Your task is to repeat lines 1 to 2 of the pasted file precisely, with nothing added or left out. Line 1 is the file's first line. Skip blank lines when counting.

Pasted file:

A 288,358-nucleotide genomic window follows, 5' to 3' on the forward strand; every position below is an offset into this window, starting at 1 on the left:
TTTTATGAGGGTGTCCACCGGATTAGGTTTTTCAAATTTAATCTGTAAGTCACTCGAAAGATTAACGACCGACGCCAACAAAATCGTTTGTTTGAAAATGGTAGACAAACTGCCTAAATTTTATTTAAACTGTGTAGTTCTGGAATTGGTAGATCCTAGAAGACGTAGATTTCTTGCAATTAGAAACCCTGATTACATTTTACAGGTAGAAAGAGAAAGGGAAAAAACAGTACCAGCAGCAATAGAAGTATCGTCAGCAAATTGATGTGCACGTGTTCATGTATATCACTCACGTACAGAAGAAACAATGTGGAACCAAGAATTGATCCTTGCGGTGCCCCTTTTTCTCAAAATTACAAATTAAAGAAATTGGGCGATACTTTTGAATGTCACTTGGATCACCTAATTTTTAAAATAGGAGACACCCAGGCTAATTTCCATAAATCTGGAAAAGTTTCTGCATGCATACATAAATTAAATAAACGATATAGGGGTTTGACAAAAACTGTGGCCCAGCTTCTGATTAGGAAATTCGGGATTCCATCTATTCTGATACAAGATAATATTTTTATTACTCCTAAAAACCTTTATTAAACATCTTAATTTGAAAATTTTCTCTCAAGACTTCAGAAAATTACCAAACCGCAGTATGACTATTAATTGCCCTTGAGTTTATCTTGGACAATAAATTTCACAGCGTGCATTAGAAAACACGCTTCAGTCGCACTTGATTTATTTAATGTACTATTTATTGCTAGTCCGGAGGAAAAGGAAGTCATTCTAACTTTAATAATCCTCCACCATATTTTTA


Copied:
A 288,358-nucleotide genomic window follows, 5' to 3' on the forward strand; every position below is an offset into this window, starting at 1 on the left:
TTTTATGAGGGTGTCCACCGGATTAGGTTTTTCAAATTTAATCTGTAAGTCACTCGAAAGATTAACGACCGACGCCAACAAAATCGTTTGTTTGAAAATGGTAGACAAACTGCCTAAATTTTATTTAAACTGTGTAGTTCTGGAATTGGTAGATCCTAGAAGACGTAGATTTCTTGCAATTAGAAACCCTGATTACATTTTACAGGTAGAAAGAGAAAGGGAAAAAACAGTACCAGCAGCAATAGAAGTATCGTCAGCAAATTGATGTGCACGTGTTCATGTATATCACTCACGTACAGAAGAAACAATGTGGAACCAAGAATTGATCCTTGCGGTGCCCCTTTTTCTCAAAATTACAAATTAAAGAAATTGGGCGATACTTTTGAATGTCACTTGGATCACCTAATTTTTAAAATAGGAGACACCCAGGCTAATTTCCATAAATCTGGAAAAGTTTCTGCATGCATACATAAATTAAATAAACGATATAGGGGTTTGACAAAAACTGTGGCCCAGCTTCTGATTAGGAAATTCGGGATTCCATCTATTCTGATACAAGATAATATTTTTATTACTCCTAAAAACCTTTATTAAACATCTTAATTTGAAAATTTTCTCTCAAGACTTCAGAAAATTACCAAACCGCAGTATGACTATTAATTGCCCTTGAGTTTATCTTGGACAATAAATTTCACAGCGTGCATTAGAAAACACGCTTCAGTCGCACTTGATTTATTTAATGTACTATTTATTGCTAGTCCGGAGGAAAAGGAAGTCATTCTAACTTTAATAATCCTCCACCATATTTTTA